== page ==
Thanks to everyone who contributed to the discussions about Maria a 25 year old who had a possible seizure.
You can see the highlights of the discussion on Twitter in the storify.
This week’s question setter was Adil N. Ahmad (Final Year Medical Student, Peer-Assisted Learning SSC, UCL). Our experts were Dr Chris Turner, Consultant Neurologist & Dr Rebecca Redwood, Neurology ST5, National Hospital for Neurology, UCLH.
Information available at the start of the week:
Maria, a 25 year old management consultant presents to A&E after having a “fit”. Four hours ago, whilst at work, Maria lost consciousness, fell to the floor and was observed to be having “jerky movements all over the body” by colleagues. The emergency services were contacted but the movements ceased spontaneously after 4 minutes. She regained consciousness while in the ambulance and was brought into the Accident and Emergency department in a state of confusion with a GCS of 10/15 (E2, V3, M5).
Her observations are:
Temperature: 37.9 C, Cap Refill: < 2 secs
BP: 109/71, HR: 88
RR: 14, Sats: 98%
A: Airway clear
B: Air entry bilaterally, no crepitations or wheeze.
C: Warm peripheries, good colour, Heart Sounds Normal (I + II + 0)
D: Pupils: PEARL, GCS: 10/15 (E2, V3, M5). BM : 4.6 mmol/L
E: No obvious trauma/bleeding. Abdomen soft, non-tender, no masses/guarding/rebound, normal bowel sounds present.
A few hours later her GCS has improved to 15/15 but she states that she is “exhausted and doesn’t have any memory of what happened after she arrived at the office this morning.”
You are an FY1 in the Accident and Emergency and have been asked to assess Maria by the on call Registrar.
Question 1: What other information in the history would aid in your assessment of Maria?
Further information released during the week:
Maria is extremely distressed that she has involuntarily passed urine (incontinence) during the fits. She also has a very painful tongue with bite marks on the right side, which she does not remember doing.
Upon further questioning, in the moments leading up to her losing consciousness, the colleague had noticed that Maria kept “patting the side of her face with her right hand” and did not respond to her name. At the time, she was in a meeting where she was to due to give a presentation in front of the firm partners for the first time.
Upon questioning Maria, she mentions that she did not get much sleep over the last 2-3 nights.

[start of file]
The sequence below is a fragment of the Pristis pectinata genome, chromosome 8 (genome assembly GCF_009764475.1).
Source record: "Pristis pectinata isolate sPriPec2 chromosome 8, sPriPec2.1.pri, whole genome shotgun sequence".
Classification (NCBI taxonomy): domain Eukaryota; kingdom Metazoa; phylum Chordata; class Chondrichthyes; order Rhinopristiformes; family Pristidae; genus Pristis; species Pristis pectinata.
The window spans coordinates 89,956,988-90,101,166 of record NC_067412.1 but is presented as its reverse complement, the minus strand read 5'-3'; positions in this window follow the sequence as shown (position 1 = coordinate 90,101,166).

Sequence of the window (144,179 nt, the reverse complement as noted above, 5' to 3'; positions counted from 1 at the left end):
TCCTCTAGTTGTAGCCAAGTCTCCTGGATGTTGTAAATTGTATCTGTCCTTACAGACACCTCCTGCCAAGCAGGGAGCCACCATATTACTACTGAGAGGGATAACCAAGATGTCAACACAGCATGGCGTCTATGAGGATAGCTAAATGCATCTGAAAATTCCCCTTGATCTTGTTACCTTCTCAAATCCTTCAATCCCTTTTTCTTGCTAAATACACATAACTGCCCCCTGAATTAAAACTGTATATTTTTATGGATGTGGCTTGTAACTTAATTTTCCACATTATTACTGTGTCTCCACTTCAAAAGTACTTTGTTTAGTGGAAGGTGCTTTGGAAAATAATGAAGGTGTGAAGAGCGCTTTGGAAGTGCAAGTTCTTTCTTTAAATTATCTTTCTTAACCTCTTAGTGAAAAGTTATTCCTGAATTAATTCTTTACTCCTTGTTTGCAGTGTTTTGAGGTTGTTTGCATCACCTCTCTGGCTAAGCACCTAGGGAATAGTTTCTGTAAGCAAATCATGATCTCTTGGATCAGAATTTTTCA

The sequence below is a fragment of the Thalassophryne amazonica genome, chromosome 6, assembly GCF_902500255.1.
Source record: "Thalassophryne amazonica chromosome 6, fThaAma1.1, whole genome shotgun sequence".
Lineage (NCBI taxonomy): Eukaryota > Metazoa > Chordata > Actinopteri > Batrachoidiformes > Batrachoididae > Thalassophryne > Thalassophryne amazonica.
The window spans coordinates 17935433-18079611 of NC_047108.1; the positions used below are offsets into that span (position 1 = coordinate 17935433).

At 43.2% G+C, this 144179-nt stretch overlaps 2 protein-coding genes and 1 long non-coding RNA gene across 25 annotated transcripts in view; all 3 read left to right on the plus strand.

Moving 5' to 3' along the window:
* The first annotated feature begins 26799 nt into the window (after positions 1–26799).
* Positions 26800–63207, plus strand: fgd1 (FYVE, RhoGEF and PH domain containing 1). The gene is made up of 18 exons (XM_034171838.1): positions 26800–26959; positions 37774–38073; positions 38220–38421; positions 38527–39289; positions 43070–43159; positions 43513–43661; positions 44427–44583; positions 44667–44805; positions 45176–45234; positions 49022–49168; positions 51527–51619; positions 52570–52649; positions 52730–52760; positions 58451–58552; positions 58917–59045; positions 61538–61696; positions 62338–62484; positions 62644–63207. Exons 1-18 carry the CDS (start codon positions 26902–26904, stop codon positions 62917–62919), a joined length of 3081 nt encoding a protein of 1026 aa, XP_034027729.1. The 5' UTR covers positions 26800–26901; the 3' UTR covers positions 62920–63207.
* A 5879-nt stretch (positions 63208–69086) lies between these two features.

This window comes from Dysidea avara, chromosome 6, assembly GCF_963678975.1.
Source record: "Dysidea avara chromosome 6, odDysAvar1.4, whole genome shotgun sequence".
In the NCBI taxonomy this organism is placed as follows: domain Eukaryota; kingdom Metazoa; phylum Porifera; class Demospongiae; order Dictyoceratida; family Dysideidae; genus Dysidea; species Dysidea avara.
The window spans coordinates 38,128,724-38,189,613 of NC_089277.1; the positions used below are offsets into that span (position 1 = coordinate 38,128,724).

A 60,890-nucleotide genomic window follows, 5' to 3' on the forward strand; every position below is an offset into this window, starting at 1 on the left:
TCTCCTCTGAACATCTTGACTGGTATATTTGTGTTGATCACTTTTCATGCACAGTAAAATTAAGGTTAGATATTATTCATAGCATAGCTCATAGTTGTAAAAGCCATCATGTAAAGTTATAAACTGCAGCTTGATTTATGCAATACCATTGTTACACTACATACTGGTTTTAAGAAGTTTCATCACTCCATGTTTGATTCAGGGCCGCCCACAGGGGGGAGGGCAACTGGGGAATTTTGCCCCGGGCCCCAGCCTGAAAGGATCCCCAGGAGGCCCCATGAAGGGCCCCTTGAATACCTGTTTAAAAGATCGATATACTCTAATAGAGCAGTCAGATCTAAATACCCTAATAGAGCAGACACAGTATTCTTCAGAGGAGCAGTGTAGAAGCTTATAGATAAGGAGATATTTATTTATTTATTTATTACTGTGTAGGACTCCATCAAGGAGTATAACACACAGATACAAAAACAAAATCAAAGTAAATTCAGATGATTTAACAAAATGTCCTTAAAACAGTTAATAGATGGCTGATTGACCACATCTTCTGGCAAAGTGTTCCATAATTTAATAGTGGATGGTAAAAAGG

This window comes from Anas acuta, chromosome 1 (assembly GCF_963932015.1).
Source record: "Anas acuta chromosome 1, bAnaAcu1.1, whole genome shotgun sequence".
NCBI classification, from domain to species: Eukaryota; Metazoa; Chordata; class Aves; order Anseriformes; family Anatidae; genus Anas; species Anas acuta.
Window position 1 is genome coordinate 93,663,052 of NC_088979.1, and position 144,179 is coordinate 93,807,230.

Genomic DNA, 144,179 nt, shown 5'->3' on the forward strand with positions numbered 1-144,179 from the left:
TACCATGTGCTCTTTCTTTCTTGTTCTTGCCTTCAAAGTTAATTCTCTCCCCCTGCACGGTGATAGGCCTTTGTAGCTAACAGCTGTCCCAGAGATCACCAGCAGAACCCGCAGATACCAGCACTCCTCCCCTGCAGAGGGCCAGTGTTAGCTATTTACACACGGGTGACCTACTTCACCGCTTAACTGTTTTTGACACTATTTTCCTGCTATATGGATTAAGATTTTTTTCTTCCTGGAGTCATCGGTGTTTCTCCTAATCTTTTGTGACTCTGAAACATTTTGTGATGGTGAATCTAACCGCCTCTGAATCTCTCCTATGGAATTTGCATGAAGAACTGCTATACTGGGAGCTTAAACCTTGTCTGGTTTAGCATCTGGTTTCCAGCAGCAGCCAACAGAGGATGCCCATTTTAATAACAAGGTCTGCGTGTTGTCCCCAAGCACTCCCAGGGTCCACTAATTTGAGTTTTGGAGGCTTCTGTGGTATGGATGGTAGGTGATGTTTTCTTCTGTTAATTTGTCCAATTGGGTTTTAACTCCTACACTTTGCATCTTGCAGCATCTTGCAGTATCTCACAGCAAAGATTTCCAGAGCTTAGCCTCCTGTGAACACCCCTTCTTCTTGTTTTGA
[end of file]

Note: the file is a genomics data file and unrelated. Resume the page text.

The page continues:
In her past medical history, she has had one episode of febrile convulsions at the age of 3 and one “previous fit” at age 11 on the first day of secondary school. As a teenager she suffered depression for 2 years. She is otherwise fit and well.
She takes the Combined Oral Contraceptive Pill but says she doesn’t “always remember to take it”. Often, she takes paracetamol for headaches, but no other medication or alternative therapies. She has no known drug allergies.
Her mother’s sister, who lived with her through her during her childhood had epilepsy. She is one of 4 siblings. She did not know her father, and describes her relationship with her mother and siblings as “strained”. Maria has never been pregnant.
Maria recently got engaged and lives in a flat with her fiancé in central London. She describes her work as “a constant source of stress and anxiety”. She does not smoke or take recreational drugs but admits that over the last 6-8 months she has been drinking heavily on a daily basis, regularly going through a bottle of wine each evening. Her fiancé forced her to stop drinking and emptied the house of alcohol, where she has been working, in the days leading up to the presentation.
Further questions discussed on Twitter:
Question 2: What differential diagnoses are important to exclude?
Question 3: Which investigations would you request?
Question 4: What discharge advise would you give Maria and would you start any medication straight away?
Dr Chris Turner, Consultant Neurologist & Dr Rebecca Redwood, Neurology ST5, National Hospital for Neurology, UCLH, say:
This was an interesting case which highlighted the many problems in the diagnosis and management of seizures.
It is vital when there is little history in the patient who has had an episode of LOC that a collateral history from a witness is obtained. A video of the event captured on a mobile phone can be invaluable. The prodrome and post-ictal phase are also critical in differentiating a seizure from other forms of loss of consciousness, including vasovagal syncope, cardiac arrhythmias, metabolic disorders and psychogenic non epileptic attacks.